Question: Borrower has requested the consent of lender with respect to the following: (1) the construction and installation of a new solar system to be installed on the roof at the collateral property to provide electricity to the property, and (2) the execution of Property Assessed Clean Energy (PACE) financing agreements with the PACE financing entity or authority and the project developer to finance the project. Can the lender approve the installation of the new solar system and the borrower’s execution of related PACE financing instruments and, if so, what issues must the servicer consider?
Answer: Yes, the lender can approve the use of solar panels and other energy-generating or energy-saving facilities financed with PACE financing agreements, provided that the transaction (1) is an acceptable transaction under the due on encumbrance and loan modification provisions of the applicable pooling and servicing agreement, (2) is otherwise an acceptable loan modification from a credit perspective after consideration of potential risks, especially with respect to the requirement that mortgage liens be subordinated to PACE financing, and (3) complies with any necessary rating agency requirements.
Property owners are exploring PACE financing as a favorable means of financing the costs of onsite facilities for energy generation and energy savings. Although there are potential benefits of anticipated reductions in operating costs, the required mortgage lien subordination and other risks must be carefully considered by loan servicers. Among other issues, the reliability of the projected savings in energy costs must also be evaluated in light of the instability of energy markets and prices and the difficulty of making accurate projections for future energy costs.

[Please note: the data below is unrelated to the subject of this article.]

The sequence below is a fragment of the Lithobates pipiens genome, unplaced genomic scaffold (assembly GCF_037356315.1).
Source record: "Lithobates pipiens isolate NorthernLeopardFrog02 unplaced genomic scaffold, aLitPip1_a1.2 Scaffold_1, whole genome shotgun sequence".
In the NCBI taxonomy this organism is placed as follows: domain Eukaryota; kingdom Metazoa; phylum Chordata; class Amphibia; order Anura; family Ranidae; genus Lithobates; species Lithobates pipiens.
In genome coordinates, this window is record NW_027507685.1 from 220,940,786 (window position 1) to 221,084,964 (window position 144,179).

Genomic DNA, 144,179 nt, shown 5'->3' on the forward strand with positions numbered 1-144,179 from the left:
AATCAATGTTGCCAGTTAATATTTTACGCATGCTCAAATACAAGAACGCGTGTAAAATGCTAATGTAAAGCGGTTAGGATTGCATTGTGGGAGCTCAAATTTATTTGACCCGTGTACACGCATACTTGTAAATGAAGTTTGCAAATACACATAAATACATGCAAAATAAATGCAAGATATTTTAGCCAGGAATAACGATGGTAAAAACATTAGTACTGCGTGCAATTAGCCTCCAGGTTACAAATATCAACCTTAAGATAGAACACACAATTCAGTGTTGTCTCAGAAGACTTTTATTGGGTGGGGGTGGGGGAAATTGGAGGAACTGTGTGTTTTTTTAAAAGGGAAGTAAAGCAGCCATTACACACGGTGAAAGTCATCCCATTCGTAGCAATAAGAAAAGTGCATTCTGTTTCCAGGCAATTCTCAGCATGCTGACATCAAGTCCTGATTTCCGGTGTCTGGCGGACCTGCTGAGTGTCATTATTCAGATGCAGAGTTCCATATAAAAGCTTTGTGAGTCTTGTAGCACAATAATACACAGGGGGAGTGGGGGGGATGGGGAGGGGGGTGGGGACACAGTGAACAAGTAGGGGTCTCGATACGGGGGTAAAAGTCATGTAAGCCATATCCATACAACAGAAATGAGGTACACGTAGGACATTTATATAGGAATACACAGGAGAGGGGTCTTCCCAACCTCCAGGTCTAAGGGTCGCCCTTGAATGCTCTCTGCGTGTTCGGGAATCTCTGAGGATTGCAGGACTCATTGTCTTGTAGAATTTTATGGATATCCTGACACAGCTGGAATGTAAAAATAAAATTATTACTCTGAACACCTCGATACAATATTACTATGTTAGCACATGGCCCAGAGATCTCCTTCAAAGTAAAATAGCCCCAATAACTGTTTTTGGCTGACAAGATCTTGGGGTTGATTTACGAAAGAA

Established by statute in a majority of states, PACE financing serves as a tool to provide access to capital for clean energy and energy-generating and energy-efficiency projects, such as solar panels, insulation improvements, electric vehicle charging stations, and upgraded heating and air conditioning systems. The financing is secured by a lien on the related real property, with payments billed and collected as part of the property tax assessment. Similar to a property tax lien, a PACE financing lien is superior in priority to mortgage liens and other liens. In part because of its tax-like superior lien priority, PACE financing interest rates are typically less than market rates offered by banks and other conventional lenders for similar projects. PACE financing requires an audit and a projection of savings in energy costs anticipated to be realized from the energy generation or improved efficiency of the installed facilities, as well as a demonstrated net savings to the property owner after consideration of the cost and repayment of the financing. Because PACE financing is established at the state level, enabling legislation varies from state to state, and a loan servicer and its legal counsel should review all applicable statutes. See Mark Palmer’s “So Bright You Have To Wear Shades: PACE Financing for Solar Panels and Other Alternative Energy Facilities” in the 2017-18 edition of the Servicer Survival Guide for a discussion of issues associated with PACE financing requests.